The underlying humour (Jackson and the cat in particular) make Captain Marvel passable, but directors Anna Boden and Ryan Fleck (Billions, Half Nelson) are sadly out of their indie film/TV comfort zone.
It’s telling when, in director Ruben Fleischer’s Venom, the most engaging moments are the two (short) scenes between Tom Hardy (The Revenant, Inception) and his local Asian female shopkeeper.
Venom is a unimaginative bombast of an origin film as Hardy acquires the power of an alien symbiote as an alter ego in his (initially reluctant) battle with power-crazed Carlton Drake (Riz Ahmed – The Reluctant Fundamentalist, Nightcrawler).
In spite of all the CGI, the latest in the Marvel Comic oeuvre feels somewhat dated and wastes a great deal of talent. It’s an uninspiring yarn lacking any sense of the fun expected from a director responsible for Zombieland and Gangster Squad.
Marvel’s follow-up to the refreshing 2016 Deadpool is a templated repeat formula of the first film – but with no suspense, off-the-mark humour and a derivative storyline.
Ryan Reynolds is back as the foul-mouthed Wade Wilson – and it’s fellow mutants who need to band together to save the young Firefist (Julian Dennison – Hunt for the Wilder People, Paper Planes) from the time-travelling Cyborg, Cable (Josh Brolin – Sicario, George W.)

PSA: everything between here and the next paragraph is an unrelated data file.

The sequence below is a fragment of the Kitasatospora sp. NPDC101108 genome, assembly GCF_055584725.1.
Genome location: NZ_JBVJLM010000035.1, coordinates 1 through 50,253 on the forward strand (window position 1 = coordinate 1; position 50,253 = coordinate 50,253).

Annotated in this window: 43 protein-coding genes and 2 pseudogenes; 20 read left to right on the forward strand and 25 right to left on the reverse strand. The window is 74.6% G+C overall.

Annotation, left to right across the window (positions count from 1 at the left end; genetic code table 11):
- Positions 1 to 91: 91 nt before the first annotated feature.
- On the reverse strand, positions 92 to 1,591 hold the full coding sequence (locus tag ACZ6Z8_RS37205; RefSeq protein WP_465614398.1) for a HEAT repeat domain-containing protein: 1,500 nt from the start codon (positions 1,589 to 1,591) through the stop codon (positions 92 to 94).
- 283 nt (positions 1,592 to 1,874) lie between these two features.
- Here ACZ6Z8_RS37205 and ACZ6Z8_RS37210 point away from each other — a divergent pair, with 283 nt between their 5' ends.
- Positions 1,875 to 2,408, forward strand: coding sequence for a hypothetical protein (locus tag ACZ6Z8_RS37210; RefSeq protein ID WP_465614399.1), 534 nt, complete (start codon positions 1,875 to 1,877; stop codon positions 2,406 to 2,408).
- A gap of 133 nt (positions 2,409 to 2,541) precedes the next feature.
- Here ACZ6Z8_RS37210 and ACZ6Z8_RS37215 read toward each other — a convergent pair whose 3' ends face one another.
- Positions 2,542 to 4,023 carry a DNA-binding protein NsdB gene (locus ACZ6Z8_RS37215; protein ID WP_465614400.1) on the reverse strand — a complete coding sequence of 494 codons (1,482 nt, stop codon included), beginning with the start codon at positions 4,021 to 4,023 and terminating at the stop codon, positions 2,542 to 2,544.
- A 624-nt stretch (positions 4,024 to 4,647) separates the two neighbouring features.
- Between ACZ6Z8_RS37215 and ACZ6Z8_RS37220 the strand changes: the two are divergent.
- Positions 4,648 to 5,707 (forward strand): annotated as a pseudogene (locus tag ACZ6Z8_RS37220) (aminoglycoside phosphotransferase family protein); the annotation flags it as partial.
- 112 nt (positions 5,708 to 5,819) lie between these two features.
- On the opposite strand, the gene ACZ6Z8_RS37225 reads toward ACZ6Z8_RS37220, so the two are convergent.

An interesting casting decision regarding Brolin as Cable and Thanos in The Avengers but that’s where any interest in Deadpool 2 begins and ends. A bore.
The behemoth that is Marvel Comics continues unabated with the next instalment of its superhero comic characters. Yet, in spite of new blood attached to The Avengers in the guise of The Guardians of the Galaxy, The Avengers: Infinity War is the same same and not really very different. Result is that, whilst occasionally funny and occasionally exciting, it all gets monotonously boring.
Thanos (Josh Brolin – Milk, Sicario) is looking to collect all six Infinity Stones to cull the universe: The Avengers needless to say are out to stop him. Problem is they’re spread all over the universe. And that’s how it predominantly stays with various superheroes separately in battle with Thanos or his sidekicks. The fractured nature of physical presence (were they all ever on the set at the same time?) is reflected in a fractured narrative that is repetitive and ultimately dull.